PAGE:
With downpours flooding her backyard and transforming it into an inhospitable planting area, the Cartersville resident turned to SPLASH Bartow for needed assistance. Tackling her problem, participants in the multi-generational, in-county mission effort last week built a retaining wall across the end of her property to keep the runoff at bay.
"Whenever we had [a rain] like the [one over] the weekend, water would come down from that bank over there," said Cagle, who resides in the Liberty Crossing neighborhood, which was developed by The Church at Liberty Square in Cartersville. "And, if we had a whole lot, it would almost come in my back door. Then it would bring that slate from up there down to my yard, which [made it so] I couldn't grow grass or have a garden.
"... I never could have had it done, me being a widow," she said about installing a retaining wall. "And it's just been fun watching [the young volunteers] play and know that they could [build] something like that. And I said, 'Well, it's kids but yet they're getting it done.' ... [This will definitely help] keep the water from coming in the house. Like I said, I never could have done it on my own. [They] don't know how much I appreciate it."
The 11 youths at the Cagle residence, who were supervised by two team leaders and a site coordinator, were among 450 middle- and high-school students participating in SPLASH Bartow Tuesday through Friday. Along with Backyard Bible Clubs and sports camps, the in-county mission effort provided assistance, ranging from construction projects to yard maintenance at residences and nonprofits, such as The Salvation Army, North Bartow Community Services Inc. and Cartersville-Bartow Community Church Shop.
In its fifth year, SPLASH -- Show People Love and Share Him -- also featured more than 300 adult volunteers and participants from 48 churches of various sizes and denominations. With the female volunteers taking shelter at the Church at Liberty Square and Oakland Heights Baptist and the males staying at Grace Baptist and Tabernacle Baptist, the young participants also attended nightly worship services.
For University of Alabama junior Sarah Justus, serving as a SPLASH team leader was an opportunity to serve others and meet fellow youth in the community. During the week, her 13-member team provided assistance at Tomorrow's Child day care center and The Church at the Well's Vacation Bible School, and completed chores at a senior community in Cartersville.
"This is my second year as a team leader but the fourth year that I've participated in SPLASH. ... There's so many things that I really like about [SPLASH Bartow]," Justus said. "One thing is getting to know a completely new group of people every year. This is the second year in a row that I haven't known a single person on my team.
"It's just really cool to watch them grow to become friends with each other throughout the couple days that we're together and to see how God works individually within certain groups within the team. ... [You can] watch them come out of their shells as they work and talk to people that they don't know about Christ. It's really cool to watch and very rewarding."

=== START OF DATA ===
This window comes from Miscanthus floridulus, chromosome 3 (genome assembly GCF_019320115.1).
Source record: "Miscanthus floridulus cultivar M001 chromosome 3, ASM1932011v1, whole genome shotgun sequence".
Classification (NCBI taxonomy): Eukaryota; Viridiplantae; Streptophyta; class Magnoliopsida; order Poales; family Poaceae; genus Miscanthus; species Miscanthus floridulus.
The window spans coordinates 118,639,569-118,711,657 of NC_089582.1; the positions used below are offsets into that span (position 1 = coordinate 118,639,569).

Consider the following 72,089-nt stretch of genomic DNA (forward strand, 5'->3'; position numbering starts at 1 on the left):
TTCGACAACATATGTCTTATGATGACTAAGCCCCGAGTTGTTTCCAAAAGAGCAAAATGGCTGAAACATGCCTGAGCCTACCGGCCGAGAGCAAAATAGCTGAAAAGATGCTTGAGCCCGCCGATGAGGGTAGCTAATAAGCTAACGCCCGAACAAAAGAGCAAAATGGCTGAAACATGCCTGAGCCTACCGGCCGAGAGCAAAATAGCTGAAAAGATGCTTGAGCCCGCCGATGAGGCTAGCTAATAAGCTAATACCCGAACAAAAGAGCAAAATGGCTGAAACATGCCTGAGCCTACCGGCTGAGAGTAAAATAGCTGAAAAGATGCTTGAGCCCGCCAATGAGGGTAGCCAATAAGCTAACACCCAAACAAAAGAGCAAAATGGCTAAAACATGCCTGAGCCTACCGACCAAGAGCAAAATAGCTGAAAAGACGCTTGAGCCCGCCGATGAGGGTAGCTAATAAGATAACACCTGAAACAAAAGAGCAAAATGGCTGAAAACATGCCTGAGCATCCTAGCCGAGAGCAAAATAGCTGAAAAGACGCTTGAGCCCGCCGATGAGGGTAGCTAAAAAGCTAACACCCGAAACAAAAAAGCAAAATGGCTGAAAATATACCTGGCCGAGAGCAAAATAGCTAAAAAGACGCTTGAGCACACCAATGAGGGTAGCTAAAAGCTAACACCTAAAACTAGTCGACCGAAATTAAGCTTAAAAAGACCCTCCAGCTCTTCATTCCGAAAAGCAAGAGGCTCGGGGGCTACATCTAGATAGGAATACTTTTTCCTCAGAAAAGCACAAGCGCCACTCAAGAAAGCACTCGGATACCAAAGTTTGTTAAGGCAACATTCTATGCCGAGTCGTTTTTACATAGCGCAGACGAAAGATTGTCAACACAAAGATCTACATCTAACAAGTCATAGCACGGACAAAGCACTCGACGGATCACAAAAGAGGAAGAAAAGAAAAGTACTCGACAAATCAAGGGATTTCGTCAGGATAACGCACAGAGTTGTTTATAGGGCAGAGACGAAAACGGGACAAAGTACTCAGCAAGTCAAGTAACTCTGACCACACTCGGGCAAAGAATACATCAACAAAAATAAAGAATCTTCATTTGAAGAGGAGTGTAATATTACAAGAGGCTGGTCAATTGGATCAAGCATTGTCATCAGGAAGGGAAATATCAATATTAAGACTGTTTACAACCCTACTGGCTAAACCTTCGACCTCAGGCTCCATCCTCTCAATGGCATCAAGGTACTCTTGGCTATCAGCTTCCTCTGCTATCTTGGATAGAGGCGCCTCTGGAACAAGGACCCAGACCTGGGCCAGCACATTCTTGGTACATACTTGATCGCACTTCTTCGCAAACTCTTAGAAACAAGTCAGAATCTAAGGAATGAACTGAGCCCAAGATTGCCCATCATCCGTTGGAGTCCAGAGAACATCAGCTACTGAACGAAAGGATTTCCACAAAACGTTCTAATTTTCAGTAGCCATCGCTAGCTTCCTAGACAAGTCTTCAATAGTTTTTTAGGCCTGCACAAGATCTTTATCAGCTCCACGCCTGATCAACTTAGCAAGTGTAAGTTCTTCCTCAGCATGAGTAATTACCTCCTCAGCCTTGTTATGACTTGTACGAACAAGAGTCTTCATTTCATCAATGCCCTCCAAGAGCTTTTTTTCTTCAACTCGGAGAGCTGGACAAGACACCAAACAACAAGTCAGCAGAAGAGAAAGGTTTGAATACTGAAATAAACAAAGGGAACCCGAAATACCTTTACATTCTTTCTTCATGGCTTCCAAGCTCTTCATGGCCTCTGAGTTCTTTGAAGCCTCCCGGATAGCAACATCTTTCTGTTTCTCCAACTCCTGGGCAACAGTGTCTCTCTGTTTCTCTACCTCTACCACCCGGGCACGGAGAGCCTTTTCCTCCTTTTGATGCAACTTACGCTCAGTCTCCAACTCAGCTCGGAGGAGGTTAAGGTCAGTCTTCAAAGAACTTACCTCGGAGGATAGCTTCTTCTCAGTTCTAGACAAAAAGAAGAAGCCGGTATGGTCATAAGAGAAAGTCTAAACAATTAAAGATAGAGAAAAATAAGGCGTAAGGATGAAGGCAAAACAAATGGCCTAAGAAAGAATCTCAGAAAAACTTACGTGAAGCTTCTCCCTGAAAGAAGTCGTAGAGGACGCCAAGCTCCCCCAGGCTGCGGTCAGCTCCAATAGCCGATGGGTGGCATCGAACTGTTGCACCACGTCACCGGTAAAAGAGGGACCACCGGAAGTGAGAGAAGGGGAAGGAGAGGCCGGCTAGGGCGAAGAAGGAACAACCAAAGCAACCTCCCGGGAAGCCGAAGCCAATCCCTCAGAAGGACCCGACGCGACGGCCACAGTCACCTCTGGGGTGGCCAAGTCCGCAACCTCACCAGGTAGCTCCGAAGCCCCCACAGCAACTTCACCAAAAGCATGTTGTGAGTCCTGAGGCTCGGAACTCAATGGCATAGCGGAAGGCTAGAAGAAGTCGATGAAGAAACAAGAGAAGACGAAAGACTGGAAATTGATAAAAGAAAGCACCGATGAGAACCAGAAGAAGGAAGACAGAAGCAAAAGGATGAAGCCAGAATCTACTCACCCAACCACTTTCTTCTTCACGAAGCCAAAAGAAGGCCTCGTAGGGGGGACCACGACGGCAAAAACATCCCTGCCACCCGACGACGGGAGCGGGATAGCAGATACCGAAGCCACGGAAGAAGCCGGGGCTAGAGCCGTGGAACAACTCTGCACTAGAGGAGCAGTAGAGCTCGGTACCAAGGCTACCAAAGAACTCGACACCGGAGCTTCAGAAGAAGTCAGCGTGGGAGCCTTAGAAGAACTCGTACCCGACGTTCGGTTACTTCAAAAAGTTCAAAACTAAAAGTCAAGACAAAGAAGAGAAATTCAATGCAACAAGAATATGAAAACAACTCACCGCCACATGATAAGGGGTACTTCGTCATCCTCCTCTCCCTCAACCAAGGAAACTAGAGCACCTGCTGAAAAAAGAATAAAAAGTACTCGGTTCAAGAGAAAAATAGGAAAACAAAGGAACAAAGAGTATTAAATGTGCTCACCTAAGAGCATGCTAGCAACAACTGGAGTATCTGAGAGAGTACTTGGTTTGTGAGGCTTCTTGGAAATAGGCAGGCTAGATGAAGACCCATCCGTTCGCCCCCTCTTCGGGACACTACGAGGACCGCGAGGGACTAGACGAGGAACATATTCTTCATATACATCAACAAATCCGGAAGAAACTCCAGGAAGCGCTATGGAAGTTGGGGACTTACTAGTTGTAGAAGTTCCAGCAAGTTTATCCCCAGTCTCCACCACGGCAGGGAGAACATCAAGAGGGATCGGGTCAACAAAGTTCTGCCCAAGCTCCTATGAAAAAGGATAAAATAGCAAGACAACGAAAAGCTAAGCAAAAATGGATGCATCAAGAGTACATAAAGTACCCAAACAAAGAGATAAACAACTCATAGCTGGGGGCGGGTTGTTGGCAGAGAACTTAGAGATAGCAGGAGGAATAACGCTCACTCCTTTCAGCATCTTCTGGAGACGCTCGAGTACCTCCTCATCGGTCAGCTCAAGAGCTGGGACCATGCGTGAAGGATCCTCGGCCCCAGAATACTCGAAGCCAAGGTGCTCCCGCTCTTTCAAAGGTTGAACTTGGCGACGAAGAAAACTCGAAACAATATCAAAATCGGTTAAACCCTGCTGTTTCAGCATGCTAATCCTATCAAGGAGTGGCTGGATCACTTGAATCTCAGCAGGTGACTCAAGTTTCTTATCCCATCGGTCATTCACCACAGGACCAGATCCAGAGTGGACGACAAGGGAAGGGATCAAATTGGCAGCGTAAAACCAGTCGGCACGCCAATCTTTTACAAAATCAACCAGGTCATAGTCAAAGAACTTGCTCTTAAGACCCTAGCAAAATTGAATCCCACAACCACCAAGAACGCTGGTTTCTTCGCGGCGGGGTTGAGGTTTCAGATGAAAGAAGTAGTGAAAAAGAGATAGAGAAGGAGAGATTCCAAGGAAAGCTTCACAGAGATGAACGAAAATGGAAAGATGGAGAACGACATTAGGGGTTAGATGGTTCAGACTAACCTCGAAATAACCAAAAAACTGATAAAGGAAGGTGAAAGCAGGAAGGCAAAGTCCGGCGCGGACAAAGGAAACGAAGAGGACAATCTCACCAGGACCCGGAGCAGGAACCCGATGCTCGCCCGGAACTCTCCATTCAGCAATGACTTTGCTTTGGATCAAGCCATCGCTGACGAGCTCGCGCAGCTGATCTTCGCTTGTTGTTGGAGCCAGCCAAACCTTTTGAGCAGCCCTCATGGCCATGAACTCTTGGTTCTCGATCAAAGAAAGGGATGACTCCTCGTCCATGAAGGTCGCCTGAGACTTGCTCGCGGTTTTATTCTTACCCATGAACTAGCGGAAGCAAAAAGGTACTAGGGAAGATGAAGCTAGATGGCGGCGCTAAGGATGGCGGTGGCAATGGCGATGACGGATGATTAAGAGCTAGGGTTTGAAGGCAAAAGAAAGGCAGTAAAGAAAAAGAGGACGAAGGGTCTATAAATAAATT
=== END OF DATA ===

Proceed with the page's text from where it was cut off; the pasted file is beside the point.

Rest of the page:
Justus' experience is common among many SPLASH participants, who annually voice intentions to continue their volunteer work beyond the July offering, said SPLASH Executive Director David Franklin.
"SPLASH is [an effort] to help people get out and serve their communities, specifically teenagers. So we're trying to teach these teenagers that life is not about them," Franklin said. "There's a higher calling and we want them to go serve others for a lifetime. We hope they walk away from SPLASH with a commitment to serve others [in the community] -- [that] they take it to their house and begin at home, that they go into their schools and do this, that they don't wait till they're 30 or 40 or 60.
"They do it now, and [then] they serve others and their community for the rest of their life. A number of the kids that have been doing SPLASH, they have done all kinds of [mission work]. They showed up [for] the tornado recovery [last year]. They have gone overseas. Some of them just got back from Alaska. So they have much more of a mind-set that says, 'Hey, we'll go anyplace, anytime to help somebody else out.'"
Even though the concept of SPLASH originated in Bartow County, the mission effort has inspired spin-off offerings in other areas such as Macon, West Virginia and the Caribbean.
"The first year we had 168 students. This year we have 450, so it has grown tremendously," said Franklin, who also serves as the associational missionary for Bartow Baptist Association. "This is the fifth year and each year more and more communities are picking this up and doing it. Like, I know Henry County is doing it for the first time [this year]. Carrollton is doing it for the first time. Other places have been doing it, like Macon is actually doing SPLASH right now. ... The [meaning of] SPLASH is Show People Love and Share Him, talking about Jesus.
"So Christians in other communities have thought this is a great way to do this in a local community, especially using teenagers. ... It's very humbling [how this idea has spread]. You think that's pretty impressive that God would do something, but Cartersville -- Bartow County -- has the [evangelism and missionary] history of a Sam Jones and a Lottie Moon. God has done things here before that have spread across a much broader area. So, while it's humbling, it's very consistent with what God's done before."